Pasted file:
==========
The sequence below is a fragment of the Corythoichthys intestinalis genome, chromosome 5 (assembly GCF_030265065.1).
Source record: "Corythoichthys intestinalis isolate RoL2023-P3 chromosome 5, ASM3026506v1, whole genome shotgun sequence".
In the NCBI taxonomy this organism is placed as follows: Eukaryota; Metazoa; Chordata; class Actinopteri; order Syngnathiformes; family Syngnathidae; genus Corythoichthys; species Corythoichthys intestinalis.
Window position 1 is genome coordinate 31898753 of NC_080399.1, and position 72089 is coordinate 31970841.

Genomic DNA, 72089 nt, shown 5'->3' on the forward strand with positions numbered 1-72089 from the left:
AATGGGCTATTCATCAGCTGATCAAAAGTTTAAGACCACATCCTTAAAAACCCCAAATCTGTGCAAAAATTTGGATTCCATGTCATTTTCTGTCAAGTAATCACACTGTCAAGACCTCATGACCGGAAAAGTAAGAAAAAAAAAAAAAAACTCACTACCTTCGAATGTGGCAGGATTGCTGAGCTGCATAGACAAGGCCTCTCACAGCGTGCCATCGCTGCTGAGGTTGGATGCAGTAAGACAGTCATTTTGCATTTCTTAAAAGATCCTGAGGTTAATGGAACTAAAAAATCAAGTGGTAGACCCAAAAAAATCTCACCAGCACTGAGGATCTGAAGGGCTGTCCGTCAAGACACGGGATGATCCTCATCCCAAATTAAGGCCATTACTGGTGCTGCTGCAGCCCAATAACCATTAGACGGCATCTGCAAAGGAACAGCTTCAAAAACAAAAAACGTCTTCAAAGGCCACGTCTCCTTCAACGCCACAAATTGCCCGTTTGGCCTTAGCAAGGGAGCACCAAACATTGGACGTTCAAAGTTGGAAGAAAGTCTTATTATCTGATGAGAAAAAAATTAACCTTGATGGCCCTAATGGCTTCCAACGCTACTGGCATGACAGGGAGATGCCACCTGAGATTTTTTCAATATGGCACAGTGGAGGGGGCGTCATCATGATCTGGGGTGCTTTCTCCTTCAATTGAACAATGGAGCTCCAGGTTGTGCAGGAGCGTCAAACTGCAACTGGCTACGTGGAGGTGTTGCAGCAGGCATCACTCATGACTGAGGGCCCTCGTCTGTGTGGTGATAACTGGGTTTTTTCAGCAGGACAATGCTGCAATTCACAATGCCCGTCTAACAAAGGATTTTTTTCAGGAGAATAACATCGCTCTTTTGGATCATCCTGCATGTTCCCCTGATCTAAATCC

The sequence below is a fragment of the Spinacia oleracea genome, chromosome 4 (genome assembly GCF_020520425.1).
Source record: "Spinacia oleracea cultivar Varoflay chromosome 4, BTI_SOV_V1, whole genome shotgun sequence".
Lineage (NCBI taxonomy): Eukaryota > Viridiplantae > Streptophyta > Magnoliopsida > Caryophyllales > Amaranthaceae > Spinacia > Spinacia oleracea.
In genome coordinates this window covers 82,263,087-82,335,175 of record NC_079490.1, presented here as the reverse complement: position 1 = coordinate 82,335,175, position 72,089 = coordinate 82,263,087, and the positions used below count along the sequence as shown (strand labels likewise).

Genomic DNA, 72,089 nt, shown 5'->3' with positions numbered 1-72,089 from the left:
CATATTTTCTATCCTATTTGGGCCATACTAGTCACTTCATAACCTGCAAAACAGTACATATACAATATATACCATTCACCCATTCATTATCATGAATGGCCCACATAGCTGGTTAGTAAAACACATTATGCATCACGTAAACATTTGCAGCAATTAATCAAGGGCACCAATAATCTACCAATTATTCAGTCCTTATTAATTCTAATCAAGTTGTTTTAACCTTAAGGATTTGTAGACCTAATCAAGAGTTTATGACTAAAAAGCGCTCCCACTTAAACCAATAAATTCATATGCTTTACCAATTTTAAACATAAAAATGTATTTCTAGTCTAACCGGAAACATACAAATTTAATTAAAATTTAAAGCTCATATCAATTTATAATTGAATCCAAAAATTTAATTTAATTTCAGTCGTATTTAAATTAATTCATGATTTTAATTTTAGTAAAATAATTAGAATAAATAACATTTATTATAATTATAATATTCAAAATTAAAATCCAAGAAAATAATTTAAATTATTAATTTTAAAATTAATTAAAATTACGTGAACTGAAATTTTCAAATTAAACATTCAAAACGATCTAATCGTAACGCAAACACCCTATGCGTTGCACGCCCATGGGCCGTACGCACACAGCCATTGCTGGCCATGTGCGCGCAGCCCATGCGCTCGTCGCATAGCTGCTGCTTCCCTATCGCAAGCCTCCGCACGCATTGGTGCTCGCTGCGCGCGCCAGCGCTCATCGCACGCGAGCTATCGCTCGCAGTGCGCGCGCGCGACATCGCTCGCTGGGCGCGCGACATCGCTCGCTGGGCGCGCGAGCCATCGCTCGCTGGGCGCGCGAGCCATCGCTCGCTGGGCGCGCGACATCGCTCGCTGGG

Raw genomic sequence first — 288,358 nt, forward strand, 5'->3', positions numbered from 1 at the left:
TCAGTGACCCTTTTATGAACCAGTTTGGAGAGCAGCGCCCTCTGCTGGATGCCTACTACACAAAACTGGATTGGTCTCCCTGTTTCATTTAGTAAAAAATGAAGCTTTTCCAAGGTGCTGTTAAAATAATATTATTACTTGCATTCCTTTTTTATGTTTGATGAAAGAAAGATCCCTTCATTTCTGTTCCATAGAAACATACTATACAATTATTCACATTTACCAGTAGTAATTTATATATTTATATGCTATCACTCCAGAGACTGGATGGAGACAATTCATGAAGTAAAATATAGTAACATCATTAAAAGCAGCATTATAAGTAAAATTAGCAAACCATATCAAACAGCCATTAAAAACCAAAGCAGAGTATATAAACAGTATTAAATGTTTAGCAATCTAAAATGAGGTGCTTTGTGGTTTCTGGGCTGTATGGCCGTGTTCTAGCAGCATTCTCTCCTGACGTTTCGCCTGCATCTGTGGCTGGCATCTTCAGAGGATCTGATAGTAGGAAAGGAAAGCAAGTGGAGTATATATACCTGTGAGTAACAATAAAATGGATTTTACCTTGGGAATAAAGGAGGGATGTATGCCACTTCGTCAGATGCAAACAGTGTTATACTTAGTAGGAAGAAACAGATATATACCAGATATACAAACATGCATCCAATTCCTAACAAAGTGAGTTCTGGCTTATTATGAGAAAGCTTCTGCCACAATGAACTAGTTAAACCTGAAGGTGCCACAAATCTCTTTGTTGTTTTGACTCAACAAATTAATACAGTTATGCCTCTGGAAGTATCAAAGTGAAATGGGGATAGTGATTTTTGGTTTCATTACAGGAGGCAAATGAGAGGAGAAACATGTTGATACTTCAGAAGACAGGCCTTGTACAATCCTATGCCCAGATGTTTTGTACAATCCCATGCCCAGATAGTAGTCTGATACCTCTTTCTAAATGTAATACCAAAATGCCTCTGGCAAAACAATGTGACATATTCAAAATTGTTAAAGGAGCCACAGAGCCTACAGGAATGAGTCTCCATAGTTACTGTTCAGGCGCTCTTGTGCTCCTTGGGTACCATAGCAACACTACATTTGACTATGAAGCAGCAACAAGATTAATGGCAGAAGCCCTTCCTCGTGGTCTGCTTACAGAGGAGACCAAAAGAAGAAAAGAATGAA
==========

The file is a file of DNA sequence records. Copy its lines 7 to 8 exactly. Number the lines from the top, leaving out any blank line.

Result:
The sequence below is a fragment of the Spinacia oleracea genome, chromosome 4 (genome assembly GCF_020520425.1).
Source record: "Spinacia oleracea cultivar Varoflay chromosome 4, BTI_SOV_V1, whole genome shotgun sequence".